Our ward also had a Christmas party on Thursday night, they had talks and then a slide show, and even had Santa come, and then had a big dinner. The decorations there were really cool; I haven’t seen anything like it.
 Something funny that wouldn’t happen at home is getting burned two days before Christmas. It was very slight. They always think that I’m going to get burned here and they say sometimes that I’m red, but I can’t see anything or feel anything, it’s mainly because I’m really white. But Christmas here was good, I ended Christmas with talking to my family on the phone, that was the best part.
It was hard to do work towards the end of the week because of Christmas, but this week we recommitted two of our investigators to baptism one this week the other next week. I was able to recite the first vision this week in a lesson. That was great! I felt sooo good after. It was to these three old ladies. Here in Gravatá there are mainly youth and old people. And none of the parents are married. It makes it hard to baptize them.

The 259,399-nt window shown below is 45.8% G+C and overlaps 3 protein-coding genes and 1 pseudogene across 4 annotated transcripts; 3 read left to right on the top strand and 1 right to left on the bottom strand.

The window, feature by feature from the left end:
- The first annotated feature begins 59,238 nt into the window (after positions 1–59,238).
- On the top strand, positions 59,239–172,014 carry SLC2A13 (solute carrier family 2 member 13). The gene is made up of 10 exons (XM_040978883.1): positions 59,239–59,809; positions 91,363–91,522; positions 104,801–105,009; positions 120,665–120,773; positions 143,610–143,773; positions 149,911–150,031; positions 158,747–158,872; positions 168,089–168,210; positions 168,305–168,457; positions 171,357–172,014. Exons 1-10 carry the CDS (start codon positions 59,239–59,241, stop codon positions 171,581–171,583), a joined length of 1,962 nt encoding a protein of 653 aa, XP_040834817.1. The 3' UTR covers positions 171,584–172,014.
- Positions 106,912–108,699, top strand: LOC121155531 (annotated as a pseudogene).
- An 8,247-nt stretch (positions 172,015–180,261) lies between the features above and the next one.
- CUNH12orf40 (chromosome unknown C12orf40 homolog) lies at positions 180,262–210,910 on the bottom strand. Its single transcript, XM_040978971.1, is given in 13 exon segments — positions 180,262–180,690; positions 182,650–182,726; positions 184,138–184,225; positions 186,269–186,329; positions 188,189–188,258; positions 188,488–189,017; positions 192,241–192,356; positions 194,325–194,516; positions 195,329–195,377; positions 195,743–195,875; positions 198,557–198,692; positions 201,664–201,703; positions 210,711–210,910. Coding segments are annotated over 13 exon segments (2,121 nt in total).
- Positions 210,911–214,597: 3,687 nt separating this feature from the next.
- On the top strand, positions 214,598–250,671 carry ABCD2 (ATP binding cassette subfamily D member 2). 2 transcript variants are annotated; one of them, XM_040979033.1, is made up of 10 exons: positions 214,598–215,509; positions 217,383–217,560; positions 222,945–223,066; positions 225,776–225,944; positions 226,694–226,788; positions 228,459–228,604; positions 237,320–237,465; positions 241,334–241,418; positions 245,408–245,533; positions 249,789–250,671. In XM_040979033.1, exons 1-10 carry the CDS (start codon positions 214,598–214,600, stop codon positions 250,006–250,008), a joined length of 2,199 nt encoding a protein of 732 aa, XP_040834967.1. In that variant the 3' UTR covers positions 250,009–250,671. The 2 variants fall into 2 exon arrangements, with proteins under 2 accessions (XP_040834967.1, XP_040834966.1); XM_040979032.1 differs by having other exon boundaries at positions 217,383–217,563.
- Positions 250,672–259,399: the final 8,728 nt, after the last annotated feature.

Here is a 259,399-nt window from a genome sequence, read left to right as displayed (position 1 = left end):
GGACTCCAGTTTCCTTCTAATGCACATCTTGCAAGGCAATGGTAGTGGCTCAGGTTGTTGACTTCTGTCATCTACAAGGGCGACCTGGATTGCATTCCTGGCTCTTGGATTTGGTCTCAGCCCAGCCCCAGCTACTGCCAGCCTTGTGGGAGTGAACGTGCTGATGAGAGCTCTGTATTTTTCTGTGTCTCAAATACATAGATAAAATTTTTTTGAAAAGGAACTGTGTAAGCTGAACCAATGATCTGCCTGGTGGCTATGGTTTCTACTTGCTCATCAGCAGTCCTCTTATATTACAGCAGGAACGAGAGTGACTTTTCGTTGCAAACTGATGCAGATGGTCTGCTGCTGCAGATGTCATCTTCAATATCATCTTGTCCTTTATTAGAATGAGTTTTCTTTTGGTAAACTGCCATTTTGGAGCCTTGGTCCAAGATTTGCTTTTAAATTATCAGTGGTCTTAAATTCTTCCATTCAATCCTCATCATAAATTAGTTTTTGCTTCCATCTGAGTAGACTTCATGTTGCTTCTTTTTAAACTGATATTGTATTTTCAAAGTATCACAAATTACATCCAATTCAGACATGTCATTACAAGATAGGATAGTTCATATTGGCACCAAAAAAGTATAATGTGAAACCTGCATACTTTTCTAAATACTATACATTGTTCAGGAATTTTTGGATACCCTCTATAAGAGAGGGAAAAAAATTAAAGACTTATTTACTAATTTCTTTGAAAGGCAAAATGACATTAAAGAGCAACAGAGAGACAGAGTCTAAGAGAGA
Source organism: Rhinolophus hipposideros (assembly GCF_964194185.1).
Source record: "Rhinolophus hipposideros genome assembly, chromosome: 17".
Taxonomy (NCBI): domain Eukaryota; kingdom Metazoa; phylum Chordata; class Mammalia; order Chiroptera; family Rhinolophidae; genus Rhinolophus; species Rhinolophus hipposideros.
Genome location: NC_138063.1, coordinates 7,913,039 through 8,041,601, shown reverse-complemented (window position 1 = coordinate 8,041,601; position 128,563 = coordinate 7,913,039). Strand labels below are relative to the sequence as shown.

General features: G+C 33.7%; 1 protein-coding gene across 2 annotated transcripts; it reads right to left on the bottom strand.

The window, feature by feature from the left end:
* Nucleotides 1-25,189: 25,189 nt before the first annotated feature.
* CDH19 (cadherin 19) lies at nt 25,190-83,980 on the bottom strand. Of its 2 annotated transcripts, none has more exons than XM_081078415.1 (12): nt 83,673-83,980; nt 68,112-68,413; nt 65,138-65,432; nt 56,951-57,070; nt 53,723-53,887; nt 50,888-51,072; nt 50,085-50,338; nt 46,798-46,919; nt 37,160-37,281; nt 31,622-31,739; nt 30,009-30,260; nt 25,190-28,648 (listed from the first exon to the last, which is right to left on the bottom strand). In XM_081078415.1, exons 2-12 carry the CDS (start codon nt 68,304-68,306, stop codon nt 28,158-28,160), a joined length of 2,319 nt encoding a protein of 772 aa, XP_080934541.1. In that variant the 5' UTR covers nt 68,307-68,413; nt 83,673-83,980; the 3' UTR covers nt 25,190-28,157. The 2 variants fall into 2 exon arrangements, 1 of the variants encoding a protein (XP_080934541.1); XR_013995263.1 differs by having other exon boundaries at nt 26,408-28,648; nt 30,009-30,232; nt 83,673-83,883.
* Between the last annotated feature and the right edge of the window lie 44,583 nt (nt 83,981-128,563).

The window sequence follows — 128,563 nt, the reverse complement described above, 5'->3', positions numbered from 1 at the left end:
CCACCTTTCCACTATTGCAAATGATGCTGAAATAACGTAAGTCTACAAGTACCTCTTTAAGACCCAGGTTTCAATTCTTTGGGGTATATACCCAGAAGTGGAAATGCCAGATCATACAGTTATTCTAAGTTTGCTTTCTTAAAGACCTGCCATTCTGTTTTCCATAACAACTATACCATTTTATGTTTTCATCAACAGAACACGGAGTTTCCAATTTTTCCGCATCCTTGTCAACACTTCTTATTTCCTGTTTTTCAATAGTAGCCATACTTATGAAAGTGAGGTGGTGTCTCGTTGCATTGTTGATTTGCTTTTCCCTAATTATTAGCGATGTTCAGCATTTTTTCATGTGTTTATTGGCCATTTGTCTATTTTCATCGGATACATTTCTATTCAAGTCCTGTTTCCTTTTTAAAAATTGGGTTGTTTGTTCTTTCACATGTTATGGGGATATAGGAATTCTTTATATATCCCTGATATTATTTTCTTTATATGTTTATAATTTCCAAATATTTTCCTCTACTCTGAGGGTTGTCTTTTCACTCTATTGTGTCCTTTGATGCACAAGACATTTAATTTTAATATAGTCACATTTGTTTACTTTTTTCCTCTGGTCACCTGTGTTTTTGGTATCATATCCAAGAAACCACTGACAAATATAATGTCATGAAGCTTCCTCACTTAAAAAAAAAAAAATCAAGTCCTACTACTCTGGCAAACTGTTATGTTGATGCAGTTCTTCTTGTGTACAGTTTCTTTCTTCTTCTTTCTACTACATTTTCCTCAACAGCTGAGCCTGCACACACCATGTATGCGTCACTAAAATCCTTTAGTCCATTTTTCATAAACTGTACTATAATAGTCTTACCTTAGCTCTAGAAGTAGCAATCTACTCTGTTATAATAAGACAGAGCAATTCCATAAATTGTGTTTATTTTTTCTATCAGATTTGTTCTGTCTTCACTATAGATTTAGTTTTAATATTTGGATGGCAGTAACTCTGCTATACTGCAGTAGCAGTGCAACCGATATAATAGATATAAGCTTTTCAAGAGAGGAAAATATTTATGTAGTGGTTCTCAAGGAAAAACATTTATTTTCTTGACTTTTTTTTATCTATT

I finally bought my own fruit this week. The fruit here is really good. I got melons, mangos (they have tons of those), and even papaya. That’s what I’ve been eating from breakfast. It’s been great.

I hope that everyone’s Christmas was good. And I’m sure I will have stories to tell you next week because New Year’s here I have heard are crazy. Take care everyone.

Sister Rebecca Nelson

Ward Christmas party with us for sisters who live together.

 Our neighbor who lives below us has a turkey, we thought they were going to eat it for Christmas but they havent yet. Its loud and always gobbles, and you cant tell in this picture but its big.

  Secret Santa Gifts.

 Our Gravatá t-shirts!

The payphones that they have here.